1987-01-01

    Thallium-201 diethyldithiocarbamate ([201TI]DDC) was studied in humans as an agent for cerebral blood flow imaging. Brain uptake proved to be complete 90 sec after injection with no appreciable washout or redistribution for hours. Intracarotid injection suggested an almost 100% extraction during the

  17. Patterns of regional cerebral blood flow in acute stroke

    DEFF Research Database (Denmark)

    Olsen, T S; Skriver, E B

    1981-01-01

    In a consecutive group of 56 stroke patients the regional cerebral blood flow was measured within 84 hours after stroke. A 254 multidetector scintillation camera and the intracarotid Xenon-133 injection method was used to study rCBF. Typical rCBF-patterns are described and compared to the findings...

  18. Determinants of resting cerebral blood flow in sickle cell disease

    NARCIS (Netherlands)

    Bush, Adam M.; Borzage, Matthew T.; Choi, Soyoung; Václavů, Lena; Tamrazi, Benita; Nederveen, Aart J.; Coates, Thomas D.; Wood, John C.

    2016-01-01

    Stroke is common in children with sickle cell disease and results from an imbalance in oxygen supply and demand. Cerebral blood flow (CBF) is increased in patients with sickle cell disease to compensate for their anemia, but adequacy of their oxygen delivery has not been systematically demonstrated.

  19. Velocity Profiles of Slow Blood Flow in a Narrow Tube

    Science.gov (United States)

    Chen, Jinyu; Huang, Zuqia; Zhuang, Fengyuan; Zhang, Hui

    1998-04-01

    A fractal model is introduced into the slow blood motion. When blood flows slowly in a narrow tube, red cell aggregation results in the formation of an approximately cylindrical core of red cells. By introducing the fractal model and using the power law relation between area fraction φ and distance from tube axis ρ, rigorous velocity profiles of the fluid in and outside the aggregated core and of the core itself are obtained analytically for different fractal dimensions. It shows a blunted velocity distribution for a relatively large fractal dimension (D ˜ 2), which can be observed in normal blood; a pathological velocity profile for moderate dimension (D = 1), which is similar to the Segre-Silberberg effect; and a parabolic profile for negligible red cell concentration (D = 0), which likes in the Poiseuille flow. The project supported by the National Basic Research Project "Nonlinear Science", National Natural Science Foundation of China and the State Education Commission through the Foundation of Doctoral Training

  20. Tubuloglomerular feedback dynamics and renal blood flow autoregulation in rats

    DEFF Research Database (Denmark)

    Holstein-Rathlou, N H; Wagner, A J; Marsh, D J

    1991-01-01

    To decide whether tubuloglomerular feedback (TGF) can account for renal autoregulation, we tested predictions of a TGF simulation. Broad-band and single-frequency perturbations were applied to arterial pressure; arterial blood pressure, renal blood flow and proximal tubule pressure were measured....... Data were analyzed by linear systems analysis. Broad-band forcings of arterial pressure were also applied to the model to compare experimental results with simulations. With arterial pressure as the input and tubular pressure, renal blood flow, or renal vascular resistance as outputs, the model...... correctly predicted gain and phase only in the low-frequency range. Experimental results revealed a second component of vascular control active at 100-150 mHz that was not predicted by the simulation. Forcings at single frequencies showed that the system behaves linearly except in the band of 33-50 m...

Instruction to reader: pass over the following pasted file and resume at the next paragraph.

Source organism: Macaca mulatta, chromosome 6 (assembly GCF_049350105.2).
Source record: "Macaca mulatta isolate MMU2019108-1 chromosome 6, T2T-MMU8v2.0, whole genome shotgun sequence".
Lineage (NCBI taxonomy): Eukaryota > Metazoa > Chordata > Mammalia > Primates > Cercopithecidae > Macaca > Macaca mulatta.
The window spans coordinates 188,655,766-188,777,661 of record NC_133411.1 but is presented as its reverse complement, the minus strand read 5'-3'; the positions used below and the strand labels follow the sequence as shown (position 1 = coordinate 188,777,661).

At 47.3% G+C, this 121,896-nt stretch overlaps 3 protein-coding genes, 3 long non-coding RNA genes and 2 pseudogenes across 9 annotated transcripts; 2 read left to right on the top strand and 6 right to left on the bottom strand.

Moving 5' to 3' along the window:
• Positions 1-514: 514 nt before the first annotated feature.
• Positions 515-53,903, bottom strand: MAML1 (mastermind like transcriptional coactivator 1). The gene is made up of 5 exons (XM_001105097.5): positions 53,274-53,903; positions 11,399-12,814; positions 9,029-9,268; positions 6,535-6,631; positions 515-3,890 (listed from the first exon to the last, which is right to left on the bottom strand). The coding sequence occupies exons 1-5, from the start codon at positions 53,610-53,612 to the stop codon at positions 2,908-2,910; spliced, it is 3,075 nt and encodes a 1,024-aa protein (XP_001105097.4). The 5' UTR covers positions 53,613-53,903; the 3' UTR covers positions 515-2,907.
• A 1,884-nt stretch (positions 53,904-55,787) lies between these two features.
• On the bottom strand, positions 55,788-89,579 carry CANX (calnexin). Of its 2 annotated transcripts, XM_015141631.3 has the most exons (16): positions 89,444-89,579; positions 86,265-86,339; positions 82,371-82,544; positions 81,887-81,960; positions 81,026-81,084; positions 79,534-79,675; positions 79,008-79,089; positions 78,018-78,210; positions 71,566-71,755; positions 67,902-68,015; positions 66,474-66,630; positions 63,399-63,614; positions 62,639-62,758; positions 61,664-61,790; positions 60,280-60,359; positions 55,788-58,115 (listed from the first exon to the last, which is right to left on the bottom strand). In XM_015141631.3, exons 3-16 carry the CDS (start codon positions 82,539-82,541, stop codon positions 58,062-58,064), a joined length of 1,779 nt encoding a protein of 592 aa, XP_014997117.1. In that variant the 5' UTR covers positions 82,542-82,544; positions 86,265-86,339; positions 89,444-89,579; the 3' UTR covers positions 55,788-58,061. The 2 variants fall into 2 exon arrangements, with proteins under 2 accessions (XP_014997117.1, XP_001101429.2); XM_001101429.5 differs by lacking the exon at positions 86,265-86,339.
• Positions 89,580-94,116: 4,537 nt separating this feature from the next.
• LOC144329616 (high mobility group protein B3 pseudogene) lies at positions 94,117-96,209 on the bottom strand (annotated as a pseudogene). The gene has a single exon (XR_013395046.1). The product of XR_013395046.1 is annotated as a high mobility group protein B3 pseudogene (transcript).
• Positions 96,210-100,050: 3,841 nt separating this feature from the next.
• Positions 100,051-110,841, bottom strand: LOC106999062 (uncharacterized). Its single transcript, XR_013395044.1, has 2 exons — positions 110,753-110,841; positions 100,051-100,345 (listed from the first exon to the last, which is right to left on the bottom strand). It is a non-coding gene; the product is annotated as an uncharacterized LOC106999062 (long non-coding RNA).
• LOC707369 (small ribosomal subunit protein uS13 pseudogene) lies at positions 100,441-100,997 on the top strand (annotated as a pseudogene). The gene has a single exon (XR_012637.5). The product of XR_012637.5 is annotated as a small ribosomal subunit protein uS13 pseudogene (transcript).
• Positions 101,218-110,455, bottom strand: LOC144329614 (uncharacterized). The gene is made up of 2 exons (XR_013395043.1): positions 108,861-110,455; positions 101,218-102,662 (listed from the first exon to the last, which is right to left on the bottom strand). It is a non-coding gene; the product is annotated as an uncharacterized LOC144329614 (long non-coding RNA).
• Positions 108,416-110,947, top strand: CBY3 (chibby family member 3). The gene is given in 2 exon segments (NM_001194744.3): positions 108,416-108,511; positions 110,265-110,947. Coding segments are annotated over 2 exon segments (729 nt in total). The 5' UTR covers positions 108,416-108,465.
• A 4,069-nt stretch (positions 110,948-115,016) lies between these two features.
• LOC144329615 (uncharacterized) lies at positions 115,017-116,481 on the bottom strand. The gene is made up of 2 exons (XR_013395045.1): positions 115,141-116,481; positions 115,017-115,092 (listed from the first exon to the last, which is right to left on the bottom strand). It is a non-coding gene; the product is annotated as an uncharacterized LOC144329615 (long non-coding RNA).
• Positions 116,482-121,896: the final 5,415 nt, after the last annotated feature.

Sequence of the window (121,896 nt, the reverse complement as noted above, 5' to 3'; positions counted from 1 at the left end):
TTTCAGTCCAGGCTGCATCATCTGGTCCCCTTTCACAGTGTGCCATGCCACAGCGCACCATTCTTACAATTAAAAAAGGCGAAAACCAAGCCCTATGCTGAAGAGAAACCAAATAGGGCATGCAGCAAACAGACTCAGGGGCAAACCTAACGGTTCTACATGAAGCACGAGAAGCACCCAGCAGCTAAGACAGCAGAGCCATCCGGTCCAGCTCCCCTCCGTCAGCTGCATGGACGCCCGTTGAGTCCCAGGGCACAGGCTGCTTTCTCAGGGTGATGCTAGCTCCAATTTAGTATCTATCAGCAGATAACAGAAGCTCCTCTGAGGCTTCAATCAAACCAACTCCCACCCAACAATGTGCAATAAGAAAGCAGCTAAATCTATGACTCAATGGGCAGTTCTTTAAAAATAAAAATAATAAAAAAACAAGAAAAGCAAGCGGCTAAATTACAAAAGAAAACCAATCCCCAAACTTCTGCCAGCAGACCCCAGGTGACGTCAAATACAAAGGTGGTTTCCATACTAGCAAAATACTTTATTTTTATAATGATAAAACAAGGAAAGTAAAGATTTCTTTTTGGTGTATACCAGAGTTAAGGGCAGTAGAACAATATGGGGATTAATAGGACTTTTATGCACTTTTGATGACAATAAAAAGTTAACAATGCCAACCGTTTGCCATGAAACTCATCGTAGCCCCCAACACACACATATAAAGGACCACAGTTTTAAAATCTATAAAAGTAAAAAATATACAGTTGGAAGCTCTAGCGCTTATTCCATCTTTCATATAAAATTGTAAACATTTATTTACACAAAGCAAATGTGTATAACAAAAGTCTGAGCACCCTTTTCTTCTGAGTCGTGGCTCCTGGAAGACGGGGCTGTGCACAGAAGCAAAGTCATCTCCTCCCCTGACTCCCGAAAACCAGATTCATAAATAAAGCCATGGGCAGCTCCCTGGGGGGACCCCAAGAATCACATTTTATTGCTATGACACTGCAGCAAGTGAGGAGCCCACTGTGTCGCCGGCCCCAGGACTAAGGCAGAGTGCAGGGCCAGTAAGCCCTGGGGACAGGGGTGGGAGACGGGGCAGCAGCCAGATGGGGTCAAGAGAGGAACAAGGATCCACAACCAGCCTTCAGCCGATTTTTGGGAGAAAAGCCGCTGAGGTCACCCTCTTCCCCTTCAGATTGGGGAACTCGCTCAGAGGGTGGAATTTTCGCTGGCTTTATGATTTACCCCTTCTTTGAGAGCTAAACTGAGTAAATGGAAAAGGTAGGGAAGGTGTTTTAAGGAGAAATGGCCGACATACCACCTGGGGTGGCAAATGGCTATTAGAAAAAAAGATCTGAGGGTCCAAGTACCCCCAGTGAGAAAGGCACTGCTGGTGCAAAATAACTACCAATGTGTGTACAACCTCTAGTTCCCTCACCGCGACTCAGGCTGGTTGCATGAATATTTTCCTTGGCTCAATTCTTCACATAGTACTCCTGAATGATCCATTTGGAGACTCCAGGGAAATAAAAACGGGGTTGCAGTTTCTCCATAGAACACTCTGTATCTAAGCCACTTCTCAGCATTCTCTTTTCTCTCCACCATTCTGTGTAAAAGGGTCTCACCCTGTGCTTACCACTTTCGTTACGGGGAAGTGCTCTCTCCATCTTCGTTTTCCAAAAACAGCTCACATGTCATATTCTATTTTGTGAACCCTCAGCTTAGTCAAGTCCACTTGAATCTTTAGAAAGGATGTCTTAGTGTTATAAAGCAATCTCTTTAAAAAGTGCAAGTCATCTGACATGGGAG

1. Effects of midazolam on cerebral blood flow in human volunteers

    International Nuclear Information System (INIS)

    Forster, A.; Juge, O.; Morel, D.

    1982-01-01

    The effects of intravenously administered midazolam on cerebral blood flow were evaluated in eight healthy volunteers using the 133 Xe inhalation technique. Six minutes after an intravenous dose of 0.15 mg/kg midazolam, the cerebral blood flow decreased significantly (P less than 0.001) from a value of 40.6 +/- 3.3 to a value of 27.0 +/- 5.0 ml . 100 g-1 . min-1. Cerebrovascular resistance (CVR) increased from 2.8 +/- 0.2 to 3.9 to 0.6 mmHg/(ml . 100 g-1 . min-1)(P less than 0.001). Mean arterial blood pressure decreased significantly (P less than 0.05) from 117 +/- 8 to 109 +/- 9 mmHg and arterial carbon dioxide tension increased from 33.9 +/- 2.3 to 38.6 +/- 3.2 mmHg (P less than 0.05). Arterial oxygen tension remained stable throughout the study, 484 +/- 95 mmHg before the administration of midazolam and 453 +/- 76 mmHg after. All the subjects slept after the injection of the drug and had anterograde amnesia of 24.5 +/- 5 min. The decrease in mean arterial blood pressure was probably not important since it remained in the physiologic range for cerebral blood flow autoregulation. The increase in arterial carbon dioxide tension observed after the midazolam injection may have partially counteracted the effect of this new benzodiazepine on cerebral blood flow. Our data suggest that midazolam might be a safe agent to use for the induction of anethesia in neurosurgical patients with intracranial hypertension

  2. Cerebral blood flow mapping in children with sickle cell disease

    International Nuclear Information System (INIS)

    Numaguchi, Y.; Humbert, J.R.; Robinson, A.E.; Lindstrom, W.W.; Gruenauer, L.M.

    1988-01-01

    A cerebral blood flow mapping system was applied to the evaluation of cerebral blood flow (CBF) in 21 patients with sickle cell cerebrovascular disease, by means of a Picker xenon computed tomographic (CT) scanner. Results indicate that (1) xenon CT is a safe and reliable procedure in children with cerebrovascular diseases; (2) CBF in the gray matter of children seems to be higher than in previously reported data obtained with use of isotopes; and (3) regional CBF can be altered significantly by changing the size of the region of interest (ROI). The term regional CBF probably has to be carefully defined in xenon CT flow mapping. Correlation with anatomy by means of CT or magnetic resonance imaging and comparison with the ROI of the contralateral side and/or adjacent sections is important